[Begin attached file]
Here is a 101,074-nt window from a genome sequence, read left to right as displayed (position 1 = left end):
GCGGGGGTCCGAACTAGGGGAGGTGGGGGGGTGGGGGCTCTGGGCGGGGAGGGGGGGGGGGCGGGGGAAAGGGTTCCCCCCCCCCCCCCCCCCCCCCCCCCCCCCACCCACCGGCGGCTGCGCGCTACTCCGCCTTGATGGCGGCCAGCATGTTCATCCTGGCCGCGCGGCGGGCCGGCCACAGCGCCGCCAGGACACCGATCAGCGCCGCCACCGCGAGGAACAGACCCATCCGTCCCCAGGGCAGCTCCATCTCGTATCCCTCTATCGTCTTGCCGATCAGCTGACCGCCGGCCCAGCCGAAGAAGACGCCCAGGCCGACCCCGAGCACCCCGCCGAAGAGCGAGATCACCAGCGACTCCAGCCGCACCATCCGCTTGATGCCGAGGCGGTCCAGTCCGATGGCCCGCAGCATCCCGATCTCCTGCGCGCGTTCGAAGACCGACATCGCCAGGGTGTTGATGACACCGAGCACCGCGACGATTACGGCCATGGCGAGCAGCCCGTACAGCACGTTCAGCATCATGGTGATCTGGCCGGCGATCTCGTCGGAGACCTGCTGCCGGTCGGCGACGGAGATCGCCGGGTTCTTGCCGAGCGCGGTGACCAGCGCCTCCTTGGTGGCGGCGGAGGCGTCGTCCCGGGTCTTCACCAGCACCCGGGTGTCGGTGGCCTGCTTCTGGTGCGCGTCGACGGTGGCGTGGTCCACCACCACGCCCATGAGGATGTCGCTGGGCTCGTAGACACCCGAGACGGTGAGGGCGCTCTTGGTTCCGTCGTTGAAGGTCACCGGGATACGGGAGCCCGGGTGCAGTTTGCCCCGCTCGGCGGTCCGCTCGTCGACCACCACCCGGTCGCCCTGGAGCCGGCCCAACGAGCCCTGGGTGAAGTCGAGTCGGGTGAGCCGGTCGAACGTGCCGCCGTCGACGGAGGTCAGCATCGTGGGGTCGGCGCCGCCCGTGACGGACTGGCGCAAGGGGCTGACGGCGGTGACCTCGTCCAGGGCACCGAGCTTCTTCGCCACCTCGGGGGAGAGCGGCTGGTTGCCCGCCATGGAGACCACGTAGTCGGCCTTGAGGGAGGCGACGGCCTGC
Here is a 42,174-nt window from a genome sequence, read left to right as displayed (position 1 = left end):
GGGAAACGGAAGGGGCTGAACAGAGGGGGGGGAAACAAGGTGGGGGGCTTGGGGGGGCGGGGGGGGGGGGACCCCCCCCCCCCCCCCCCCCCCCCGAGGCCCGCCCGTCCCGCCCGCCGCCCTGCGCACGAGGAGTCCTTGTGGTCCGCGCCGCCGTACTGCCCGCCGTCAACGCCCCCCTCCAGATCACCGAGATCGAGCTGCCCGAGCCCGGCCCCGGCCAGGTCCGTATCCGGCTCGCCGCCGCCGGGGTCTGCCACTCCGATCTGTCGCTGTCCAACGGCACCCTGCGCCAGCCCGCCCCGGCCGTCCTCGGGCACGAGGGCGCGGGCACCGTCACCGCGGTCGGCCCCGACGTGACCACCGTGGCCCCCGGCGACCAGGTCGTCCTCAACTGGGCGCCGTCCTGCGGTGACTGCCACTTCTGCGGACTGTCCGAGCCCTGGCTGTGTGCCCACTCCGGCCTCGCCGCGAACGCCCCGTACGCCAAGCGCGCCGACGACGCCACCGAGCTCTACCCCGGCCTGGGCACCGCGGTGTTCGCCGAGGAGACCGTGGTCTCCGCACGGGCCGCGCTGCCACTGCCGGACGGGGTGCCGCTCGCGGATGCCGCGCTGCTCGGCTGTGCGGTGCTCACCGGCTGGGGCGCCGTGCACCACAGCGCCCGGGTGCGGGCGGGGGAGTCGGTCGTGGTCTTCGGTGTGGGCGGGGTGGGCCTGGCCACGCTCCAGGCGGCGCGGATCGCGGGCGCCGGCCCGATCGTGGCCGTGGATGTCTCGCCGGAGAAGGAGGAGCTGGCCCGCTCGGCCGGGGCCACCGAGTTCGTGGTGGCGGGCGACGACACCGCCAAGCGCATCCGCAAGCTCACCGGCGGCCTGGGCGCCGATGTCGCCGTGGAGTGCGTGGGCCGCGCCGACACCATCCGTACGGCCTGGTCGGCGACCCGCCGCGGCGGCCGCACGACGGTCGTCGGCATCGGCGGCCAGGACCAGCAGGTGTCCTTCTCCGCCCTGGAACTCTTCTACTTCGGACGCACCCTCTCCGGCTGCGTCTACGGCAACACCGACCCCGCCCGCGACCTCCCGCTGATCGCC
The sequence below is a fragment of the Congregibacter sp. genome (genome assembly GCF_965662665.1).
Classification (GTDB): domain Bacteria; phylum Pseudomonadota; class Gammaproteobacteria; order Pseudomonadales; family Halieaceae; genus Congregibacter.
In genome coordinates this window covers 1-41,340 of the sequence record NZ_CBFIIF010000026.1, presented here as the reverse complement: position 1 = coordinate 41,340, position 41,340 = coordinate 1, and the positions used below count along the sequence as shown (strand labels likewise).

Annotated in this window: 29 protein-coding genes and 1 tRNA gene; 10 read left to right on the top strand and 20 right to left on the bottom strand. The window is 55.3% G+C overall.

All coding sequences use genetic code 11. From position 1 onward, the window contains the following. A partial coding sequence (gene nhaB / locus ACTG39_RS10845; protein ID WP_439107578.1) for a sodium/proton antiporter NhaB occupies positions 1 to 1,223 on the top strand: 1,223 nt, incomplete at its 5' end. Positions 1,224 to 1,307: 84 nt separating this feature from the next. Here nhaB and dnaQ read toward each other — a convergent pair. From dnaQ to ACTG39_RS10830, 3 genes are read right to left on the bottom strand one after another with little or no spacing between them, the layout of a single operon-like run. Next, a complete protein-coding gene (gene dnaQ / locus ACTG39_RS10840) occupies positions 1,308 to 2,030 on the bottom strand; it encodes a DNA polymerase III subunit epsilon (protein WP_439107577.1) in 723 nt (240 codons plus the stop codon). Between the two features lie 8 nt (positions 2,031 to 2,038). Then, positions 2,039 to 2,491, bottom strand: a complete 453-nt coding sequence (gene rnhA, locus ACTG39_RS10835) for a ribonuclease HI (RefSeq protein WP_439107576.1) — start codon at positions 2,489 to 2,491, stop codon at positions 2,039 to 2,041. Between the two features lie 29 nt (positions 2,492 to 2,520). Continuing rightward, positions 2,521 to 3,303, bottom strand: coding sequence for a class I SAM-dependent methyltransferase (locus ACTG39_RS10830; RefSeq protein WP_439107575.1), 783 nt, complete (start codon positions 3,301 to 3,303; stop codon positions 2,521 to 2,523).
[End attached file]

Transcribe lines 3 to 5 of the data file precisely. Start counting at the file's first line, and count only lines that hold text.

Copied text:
Here is a 42,174-nt window from a genome sequence, read left to right as displayed (position 1 = left end):
GGGAAACGGAAGGGGCTGAACAGAGGGGGGGGAAACAAGGTGGGGGGCTTGGGGGGGCGGGGGGGGGGGGACCCCCCCCCCCCCCCCCCCCCCCCGAGGCCCGCCCGTCCCGCCCGCCGCCCTGCGCACGAGGAGTCCTTGTGGTCCGCGCCGCCGTACTGCCCGCCGTCAACGCCCCCCTCCAGATCACCGAGATCGAGCTGCCCGAGCCCGGCCCCGGCCAGGTCCGTATCCGGCTCGCCGCCGCCGGGGTCTGCCACTCCGATCTGTCGCTGTCCAACGGCACCCTGCGCCAGCCCGCCCCGGCCGTCCTCGGGCACGAGGGCGCGGGCACCGTCACCGCGGTCGGCCCCGACGTGACCACCGTGGCCCCCGGCGACCAGGTCGTCCTCAACTGGGCGCCGTCCTGCGGTGACTGCCACTTCTGCGGACTGTCCGAGCCCTGGCTGTGTGCCCACTCCGGCCTCGCCGCGAACGCCCCGTACGCCAAGCGCGCCGACGACGCCACCGAGCTCTACCCCGGCCTGGGCACCGCGGTGTTCGCCGAGGAGACCGTGGTCTCCGCACGGGCCGCGCTGCCACTGCCGGACGGGGTGCCGCTCGCGGATGCCGCGCTGCTCGGCTGTGCGGTGCTCACCGGCTGGGGCGCCGTGCACCACAGCGCCCGGGTGCGGGCGGGGGAGTCGGTCGTGGTCTTCGGTGTGGGCGGGGTGGGCCTGGCCACGCTCCAGGCGGCGCGGATCGCGGGCGCCGGCCCGATCGTGGCCGTGGATGTCTCGCCGGAGAAGGAGGAGCTGGCCCGCTCGGCCGGGGCCACCGAGTTCGTGGTGGCGGGCGACGACACCGCCAAGCGCATCCGCAAGCTCACCGGCGGCCTGGGCGCCGATGTCGCCGTGGAGTGCGTGGGCCGCGCCGACACCATCCGTACGGCCTGGTCGGCGACCCGCCGCGGCGGCCGCACGACGGTCGTCGGCATCGGCGGCCAGGACCAGCAGGTGTCCTTCTCCGCCCTGGAACTCTTCTACTTCGGACGCACCCTCTCCGGCTGCGTCTACGGCAACACCGACCCCGCCCGCGACCTCCCGCTGATCGCC
The sequence below is a fragment of the Congregibacter sp. genome (genome assembly GCF_965662665.1).